FEATURES

COATS OF ARMS

Over the years I have run across no fewer than six coats of arms for the family. Our family's emblem is about as clear as its beginnings in Europe--foggy at best.

The practice of carrying personal armorial devices on shields and banners began during feudal times, when it was necessary for a knight, with his face covered by his helmet visor, to be recognized at a distance. In the 14th Century, the practice of embroidering the family insignia on the surcoat worn over the coat of mail gave rise to the term "coat of arms." The insignias were freely assumed by knights in England until King Henry V restrained the practice early in the 15th Century. In 1483, King Edward IV established the Heralds' College to supervise the granting of armorial bearings.

Individuals, families, kingdoms, lordships, towns, Episcopal sees, abbeys and corporations may have them.

A coat of arms is the personal property of the proven descendants of the original grantee, and this proof is lacking in our case. I'll leave the heraldry to others more knowledgeable in the field and stick with the genealogy work. Nevertheless, here are those that I have uncovered:

1. (left): From Colonial Families of the United States, by George Norbury Mackenzie, 1966, Vol. III, p. 385.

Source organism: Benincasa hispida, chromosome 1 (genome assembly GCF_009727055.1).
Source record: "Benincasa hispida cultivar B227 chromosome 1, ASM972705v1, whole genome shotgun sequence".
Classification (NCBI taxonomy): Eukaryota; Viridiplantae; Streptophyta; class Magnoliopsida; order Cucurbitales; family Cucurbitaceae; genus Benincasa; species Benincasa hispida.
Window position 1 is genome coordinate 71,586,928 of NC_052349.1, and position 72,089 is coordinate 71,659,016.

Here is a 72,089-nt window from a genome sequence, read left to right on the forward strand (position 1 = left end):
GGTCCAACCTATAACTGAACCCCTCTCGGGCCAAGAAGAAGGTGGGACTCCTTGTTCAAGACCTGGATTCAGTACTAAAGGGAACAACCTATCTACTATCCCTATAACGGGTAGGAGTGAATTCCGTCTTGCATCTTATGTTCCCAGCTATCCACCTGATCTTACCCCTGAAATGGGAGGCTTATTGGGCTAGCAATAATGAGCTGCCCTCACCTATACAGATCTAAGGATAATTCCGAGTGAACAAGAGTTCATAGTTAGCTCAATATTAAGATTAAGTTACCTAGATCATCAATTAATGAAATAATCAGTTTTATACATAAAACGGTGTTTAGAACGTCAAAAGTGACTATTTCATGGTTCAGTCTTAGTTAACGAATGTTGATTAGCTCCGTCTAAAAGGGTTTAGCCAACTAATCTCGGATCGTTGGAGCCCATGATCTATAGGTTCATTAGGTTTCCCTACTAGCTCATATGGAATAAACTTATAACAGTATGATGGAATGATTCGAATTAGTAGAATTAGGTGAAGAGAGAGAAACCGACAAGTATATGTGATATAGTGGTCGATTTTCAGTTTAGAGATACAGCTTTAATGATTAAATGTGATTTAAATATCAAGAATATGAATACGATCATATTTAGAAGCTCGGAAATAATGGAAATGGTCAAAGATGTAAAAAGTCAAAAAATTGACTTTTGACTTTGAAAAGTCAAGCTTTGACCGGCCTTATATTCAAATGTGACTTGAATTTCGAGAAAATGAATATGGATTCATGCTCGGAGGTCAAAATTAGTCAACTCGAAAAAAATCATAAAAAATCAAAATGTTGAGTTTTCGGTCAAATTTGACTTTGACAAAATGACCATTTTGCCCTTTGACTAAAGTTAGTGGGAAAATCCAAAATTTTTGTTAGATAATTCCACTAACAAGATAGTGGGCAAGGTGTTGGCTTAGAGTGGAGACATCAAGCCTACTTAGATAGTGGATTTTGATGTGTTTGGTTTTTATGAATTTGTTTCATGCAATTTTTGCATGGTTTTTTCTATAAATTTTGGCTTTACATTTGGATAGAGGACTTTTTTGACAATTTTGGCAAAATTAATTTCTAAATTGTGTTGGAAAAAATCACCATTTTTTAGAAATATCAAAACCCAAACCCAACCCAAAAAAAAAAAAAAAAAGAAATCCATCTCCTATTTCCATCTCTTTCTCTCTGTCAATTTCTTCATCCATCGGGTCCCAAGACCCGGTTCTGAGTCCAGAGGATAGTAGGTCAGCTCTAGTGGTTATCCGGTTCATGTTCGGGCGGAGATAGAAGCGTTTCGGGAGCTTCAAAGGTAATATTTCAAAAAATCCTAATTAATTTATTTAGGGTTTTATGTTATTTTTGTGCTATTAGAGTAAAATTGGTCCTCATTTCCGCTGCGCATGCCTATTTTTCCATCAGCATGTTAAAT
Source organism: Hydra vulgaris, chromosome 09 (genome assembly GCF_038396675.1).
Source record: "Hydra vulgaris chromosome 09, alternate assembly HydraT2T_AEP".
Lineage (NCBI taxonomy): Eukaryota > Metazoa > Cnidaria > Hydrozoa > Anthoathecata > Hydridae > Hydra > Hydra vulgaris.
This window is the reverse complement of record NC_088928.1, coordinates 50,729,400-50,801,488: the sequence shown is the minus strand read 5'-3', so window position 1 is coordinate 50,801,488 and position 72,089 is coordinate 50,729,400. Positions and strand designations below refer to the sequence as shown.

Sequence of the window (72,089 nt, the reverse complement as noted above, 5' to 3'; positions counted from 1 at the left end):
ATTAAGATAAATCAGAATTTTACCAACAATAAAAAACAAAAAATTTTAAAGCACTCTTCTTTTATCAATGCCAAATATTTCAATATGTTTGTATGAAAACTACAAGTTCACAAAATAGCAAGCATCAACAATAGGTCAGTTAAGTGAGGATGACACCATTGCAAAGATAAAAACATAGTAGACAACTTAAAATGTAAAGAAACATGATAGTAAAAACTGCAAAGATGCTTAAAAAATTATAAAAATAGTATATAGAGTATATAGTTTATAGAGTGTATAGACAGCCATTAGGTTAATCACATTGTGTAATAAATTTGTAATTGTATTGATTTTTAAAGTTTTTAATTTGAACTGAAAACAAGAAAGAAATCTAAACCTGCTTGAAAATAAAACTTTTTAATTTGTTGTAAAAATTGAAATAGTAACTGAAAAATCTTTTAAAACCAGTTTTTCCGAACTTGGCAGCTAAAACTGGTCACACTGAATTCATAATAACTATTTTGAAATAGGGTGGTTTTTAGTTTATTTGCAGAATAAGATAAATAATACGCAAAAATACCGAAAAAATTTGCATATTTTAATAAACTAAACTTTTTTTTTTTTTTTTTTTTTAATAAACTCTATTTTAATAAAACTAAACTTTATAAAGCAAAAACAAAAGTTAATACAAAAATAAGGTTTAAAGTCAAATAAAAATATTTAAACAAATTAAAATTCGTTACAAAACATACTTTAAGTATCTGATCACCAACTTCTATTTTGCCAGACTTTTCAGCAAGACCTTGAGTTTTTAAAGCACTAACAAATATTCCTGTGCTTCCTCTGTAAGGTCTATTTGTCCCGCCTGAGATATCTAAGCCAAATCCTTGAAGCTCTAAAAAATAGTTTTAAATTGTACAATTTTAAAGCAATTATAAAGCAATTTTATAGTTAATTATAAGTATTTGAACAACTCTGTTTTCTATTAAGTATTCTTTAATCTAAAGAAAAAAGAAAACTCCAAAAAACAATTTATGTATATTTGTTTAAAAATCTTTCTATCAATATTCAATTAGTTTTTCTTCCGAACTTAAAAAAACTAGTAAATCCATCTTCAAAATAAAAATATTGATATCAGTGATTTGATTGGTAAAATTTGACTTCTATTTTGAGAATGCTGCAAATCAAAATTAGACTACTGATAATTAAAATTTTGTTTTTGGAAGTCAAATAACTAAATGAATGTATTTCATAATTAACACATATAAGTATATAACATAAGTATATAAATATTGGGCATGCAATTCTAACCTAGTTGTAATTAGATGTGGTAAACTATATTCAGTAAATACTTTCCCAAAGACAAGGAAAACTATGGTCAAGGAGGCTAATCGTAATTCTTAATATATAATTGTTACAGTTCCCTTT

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2. (right): From The Palmerlee Family, by Albert Palmerlee.The motto at the bottom is "Beatus qui patitur," or "Blessed is he who endures."


3. (left): From Charles Ward Parmelee's Parmelees: 300 Years in America, the dePamele coat of arms.

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4. (right): The Parmelin coat of arms obtained in Switzerland: a blue shield with a gold chevron and three round devices.


5. (left): The three-roses coat of arms registered in Belgium to Jacques Van Pamele in 1502, to Pierre Van Pamele (son of William) in 1543 and to Francois Van Pamele in 1515. The colors are unknown.

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6. (right): The Palmerlee coat of arms found in the Dizzionario Storico Nobilare Italiano by Crollolanza: azure with two palm trees and a "sinister lion."